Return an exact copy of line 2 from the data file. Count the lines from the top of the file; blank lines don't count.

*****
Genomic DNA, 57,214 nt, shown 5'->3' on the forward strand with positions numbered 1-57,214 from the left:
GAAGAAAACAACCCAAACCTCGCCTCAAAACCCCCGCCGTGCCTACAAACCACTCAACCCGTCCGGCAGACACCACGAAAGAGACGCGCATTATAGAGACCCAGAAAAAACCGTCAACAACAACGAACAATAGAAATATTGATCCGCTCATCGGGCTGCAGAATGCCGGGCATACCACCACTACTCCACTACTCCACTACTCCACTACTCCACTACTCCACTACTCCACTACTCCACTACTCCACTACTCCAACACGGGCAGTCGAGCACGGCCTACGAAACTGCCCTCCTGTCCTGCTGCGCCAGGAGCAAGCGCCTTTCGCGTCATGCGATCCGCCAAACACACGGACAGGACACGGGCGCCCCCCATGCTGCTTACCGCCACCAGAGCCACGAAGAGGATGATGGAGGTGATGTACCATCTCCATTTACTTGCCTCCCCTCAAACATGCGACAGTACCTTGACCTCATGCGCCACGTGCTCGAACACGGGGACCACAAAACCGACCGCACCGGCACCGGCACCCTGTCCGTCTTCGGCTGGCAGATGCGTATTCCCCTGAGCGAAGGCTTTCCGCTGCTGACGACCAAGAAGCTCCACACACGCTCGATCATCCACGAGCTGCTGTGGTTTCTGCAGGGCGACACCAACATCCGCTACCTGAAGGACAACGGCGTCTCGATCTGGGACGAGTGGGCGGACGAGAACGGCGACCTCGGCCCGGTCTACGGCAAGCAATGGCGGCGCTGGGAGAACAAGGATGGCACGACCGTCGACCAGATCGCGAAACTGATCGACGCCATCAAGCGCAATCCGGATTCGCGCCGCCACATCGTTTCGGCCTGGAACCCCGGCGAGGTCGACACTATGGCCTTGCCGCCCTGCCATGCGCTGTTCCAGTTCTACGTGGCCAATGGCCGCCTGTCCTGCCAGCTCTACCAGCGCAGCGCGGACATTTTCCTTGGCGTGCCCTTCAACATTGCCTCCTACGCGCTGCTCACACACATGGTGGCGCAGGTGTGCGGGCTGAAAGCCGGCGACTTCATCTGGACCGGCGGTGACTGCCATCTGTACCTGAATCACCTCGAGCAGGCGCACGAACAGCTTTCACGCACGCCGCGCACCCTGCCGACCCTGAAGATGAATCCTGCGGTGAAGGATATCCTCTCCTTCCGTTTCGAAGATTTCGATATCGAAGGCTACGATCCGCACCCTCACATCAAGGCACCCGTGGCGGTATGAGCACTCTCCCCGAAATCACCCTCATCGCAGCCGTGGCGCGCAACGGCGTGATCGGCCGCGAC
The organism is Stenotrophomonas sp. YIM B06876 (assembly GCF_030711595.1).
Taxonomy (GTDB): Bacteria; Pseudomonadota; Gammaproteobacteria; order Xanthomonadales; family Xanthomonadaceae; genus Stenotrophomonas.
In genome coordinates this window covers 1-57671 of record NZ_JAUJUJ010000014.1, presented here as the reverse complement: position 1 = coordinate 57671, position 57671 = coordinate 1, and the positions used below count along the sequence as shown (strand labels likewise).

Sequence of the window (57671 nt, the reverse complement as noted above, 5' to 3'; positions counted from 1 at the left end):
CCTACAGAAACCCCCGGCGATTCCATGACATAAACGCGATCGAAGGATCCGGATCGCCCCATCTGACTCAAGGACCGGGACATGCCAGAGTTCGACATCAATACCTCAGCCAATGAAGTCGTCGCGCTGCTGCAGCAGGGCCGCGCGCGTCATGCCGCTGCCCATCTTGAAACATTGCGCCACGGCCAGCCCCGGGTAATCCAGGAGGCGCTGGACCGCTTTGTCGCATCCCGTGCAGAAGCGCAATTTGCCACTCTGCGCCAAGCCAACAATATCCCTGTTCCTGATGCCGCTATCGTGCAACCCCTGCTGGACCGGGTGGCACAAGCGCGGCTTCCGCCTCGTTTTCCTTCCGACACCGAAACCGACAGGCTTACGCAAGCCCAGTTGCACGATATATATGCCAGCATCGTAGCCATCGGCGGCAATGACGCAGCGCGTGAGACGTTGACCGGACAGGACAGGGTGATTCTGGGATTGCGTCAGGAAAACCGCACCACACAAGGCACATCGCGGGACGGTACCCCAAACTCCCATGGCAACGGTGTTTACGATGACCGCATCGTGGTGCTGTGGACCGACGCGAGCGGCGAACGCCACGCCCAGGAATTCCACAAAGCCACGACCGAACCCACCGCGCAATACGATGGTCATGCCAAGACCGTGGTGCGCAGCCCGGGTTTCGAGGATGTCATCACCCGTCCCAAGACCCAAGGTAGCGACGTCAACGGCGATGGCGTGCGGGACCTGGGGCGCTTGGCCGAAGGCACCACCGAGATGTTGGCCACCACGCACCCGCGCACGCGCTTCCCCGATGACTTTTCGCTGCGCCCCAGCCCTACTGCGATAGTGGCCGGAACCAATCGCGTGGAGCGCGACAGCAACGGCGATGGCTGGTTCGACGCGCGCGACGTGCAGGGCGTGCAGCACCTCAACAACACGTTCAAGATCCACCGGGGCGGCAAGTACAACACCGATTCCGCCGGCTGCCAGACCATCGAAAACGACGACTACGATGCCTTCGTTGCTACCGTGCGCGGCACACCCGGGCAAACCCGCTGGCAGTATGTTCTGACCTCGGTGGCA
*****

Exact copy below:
GAAGAAAACAACCCAAACCTCGCCTCAAAACCCCCGCCGTGCCTACAAACCACTCAACCCGTCCGGCAGACACCACGAAAGAGACGCGCATTATAGAGACCCAGAAAAAACCGTCAACAACAACGAACAATAGAAATATTGATCCGCTCATCGGGCTGCAGAATGCCGGGCATACCACCACTACTCCACTACTCCACTACTCCACTACTCCACTACTCCACTACTCCACTACTCCACTACTCCACTACTCCAACACGGGCAGTCGAGCACGGCCTACGAAACTGCCCTCCTGTCCTGCTGCGCCAGGAGCAAGCGCCTTTCGCGTCATGCGATCCGCCAAACACACGGACAGGACACGGGCGCCCCCCATGCTGCTTACCGCCACCAGAGCCACGAAGAGGATGATGGAGGTGATGTACCATCTCCATTTACTTGCCTCCCCTCAAACATGCGACAGTACCTTGACCTCATGCGCCACGTGCTCGAACACGGGGACCACAAAACCGACCGCACCGGCACCGGCACCCTGTCCGTCTTCGGCTGGCAGATGCGTATTCCCCTGAGCGAAGGCTTTCCGCTGCTGACGACCAAGAAGCTCCACACACGCTCGATCATCCACGAGCTGCTGTGGTTTCTGCAGGGCGACACCAACATCCGCTACCTGAAGGACAACGGCGTCTCGATCTGGGACGAGTGGGCGGACGAGAACGGCGACCTCGGCCCGGTCTACGGCAAGCAATGGCGGCGCTGGGAGAACAAGGATGGCACGACCGTCGACCAGATCGCGAAACTGATCGACGCCATCAAGCGCAATCCGGATTCGCGCCGCCACATCGTTTCGGCCTGGAACCCCGGCGAGGTCGACACTATGGCCTTGCCGCCCTGCCATGCGCTGTTCCAGTTCTACGTGGCCAATGGCCGCCTGTCCTGCCAGCTCTACCAGCGCAGCGCGGACATTTTCCTTGGCGTGCCCTTCAACATTGCCTCCTACGCGCTGCTCACACACATGGTGGCGCAGGTGTGCGGGCTGAAAGCCGGCGACTTCATCTGGACCGGCGGTGACTGCCATCTGTACCTGAATCACCTCGAGCAGGCGCACGAACAGCTTTCACGCACGCCGCGCACCCTGCCGACCCTGAAGATGAATCCTGCGGTGAAGGATATCCTCTCCTTCCGTTTCGAAGATTTCGATATCGAAGGCTACGATCCGCACCCTCACATCAAGGCACCCGTGGCGGTATGAGCACTCTCCCCGAAATCACCCTCATCGCAGCCGTGGCGCGCAACGGCGTGATCGGCCGCGAC